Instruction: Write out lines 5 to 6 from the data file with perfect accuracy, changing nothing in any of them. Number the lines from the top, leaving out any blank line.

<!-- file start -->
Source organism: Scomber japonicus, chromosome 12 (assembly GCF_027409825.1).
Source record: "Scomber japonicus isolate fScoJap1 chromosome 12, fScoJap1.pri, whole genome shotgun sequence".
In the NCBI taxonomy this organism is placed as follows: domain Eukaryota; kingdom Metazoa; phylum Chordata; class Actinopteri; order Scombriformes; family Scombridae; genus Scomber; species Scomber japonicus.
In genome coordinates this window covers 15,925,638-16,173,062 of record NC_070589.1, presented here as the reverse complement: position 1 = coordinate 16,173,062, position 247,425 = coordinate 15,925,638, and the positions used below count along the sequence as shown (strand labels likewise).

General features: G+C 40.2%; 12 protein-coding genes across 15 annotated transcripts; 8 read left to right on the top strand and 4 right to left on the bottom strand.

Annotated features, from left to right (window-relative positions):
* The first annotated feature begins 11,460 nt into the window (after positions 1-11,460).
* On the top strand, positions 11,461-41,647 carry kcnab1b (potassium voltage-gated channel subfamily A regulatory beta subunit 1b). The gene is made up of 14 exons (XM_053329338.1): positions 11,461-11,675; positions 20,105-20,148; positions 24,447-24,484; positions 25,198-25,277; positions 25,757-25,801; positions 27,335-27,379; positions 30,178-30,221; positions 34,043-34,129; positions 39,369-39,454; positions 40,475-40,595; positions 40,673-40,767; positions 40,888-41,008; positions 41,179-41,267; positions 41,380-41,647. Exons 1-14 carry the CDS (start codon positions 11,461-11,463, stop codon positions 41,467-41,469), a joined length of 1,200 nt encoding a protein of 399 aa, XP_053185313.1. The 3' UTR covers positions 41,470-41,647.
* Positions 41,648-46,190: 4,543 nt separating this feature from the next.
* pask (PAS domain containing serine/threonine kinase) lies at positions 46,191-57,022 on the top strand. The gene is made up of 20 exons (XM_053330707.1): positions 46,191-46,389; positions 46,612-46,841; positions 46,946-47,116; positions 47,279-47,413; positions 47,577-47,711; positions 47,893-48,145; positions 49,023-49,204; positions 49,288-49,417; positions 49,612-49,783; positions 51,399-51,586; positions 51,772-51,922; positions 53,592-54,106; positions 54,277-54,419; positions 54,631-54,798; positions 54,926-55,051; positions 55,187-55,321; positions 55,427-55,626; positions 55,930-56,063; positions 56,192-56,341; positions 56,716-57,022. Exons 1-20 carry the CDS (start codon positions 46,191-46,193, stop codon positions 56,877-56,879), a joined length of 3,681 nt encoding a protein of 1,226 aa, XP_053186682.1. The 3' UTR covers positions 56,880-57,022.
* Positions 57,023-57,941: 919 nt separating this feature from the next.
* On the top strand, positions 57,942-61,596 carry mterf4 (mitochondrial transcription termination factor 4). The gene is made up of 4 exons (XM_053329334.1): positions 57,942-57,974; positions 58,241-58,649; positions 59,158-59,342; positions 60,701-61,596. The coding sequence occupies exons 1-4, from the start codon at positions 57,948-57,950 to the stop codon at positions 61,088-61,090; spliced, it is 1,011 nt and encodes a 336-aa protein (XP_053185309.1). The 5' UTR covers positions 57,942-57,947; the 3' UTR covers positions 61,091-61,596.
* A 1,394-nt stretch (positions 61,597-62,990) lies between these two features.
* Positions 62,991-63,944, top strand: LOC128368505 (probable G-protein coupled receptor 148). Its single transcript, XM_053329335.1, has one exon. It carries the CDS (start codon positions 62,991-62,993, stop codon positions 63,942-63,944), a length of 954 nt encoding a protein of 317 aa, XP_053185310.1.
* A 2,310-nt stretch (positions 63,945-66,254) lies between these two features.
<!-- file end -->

General features: G+C 40.2%; 12 protein-coding genes across 15 annotated transcripts; 8 read left to right on the top strand and 4 right to left on the bottom strand.

Annotated features, from left to right (window-relative positions):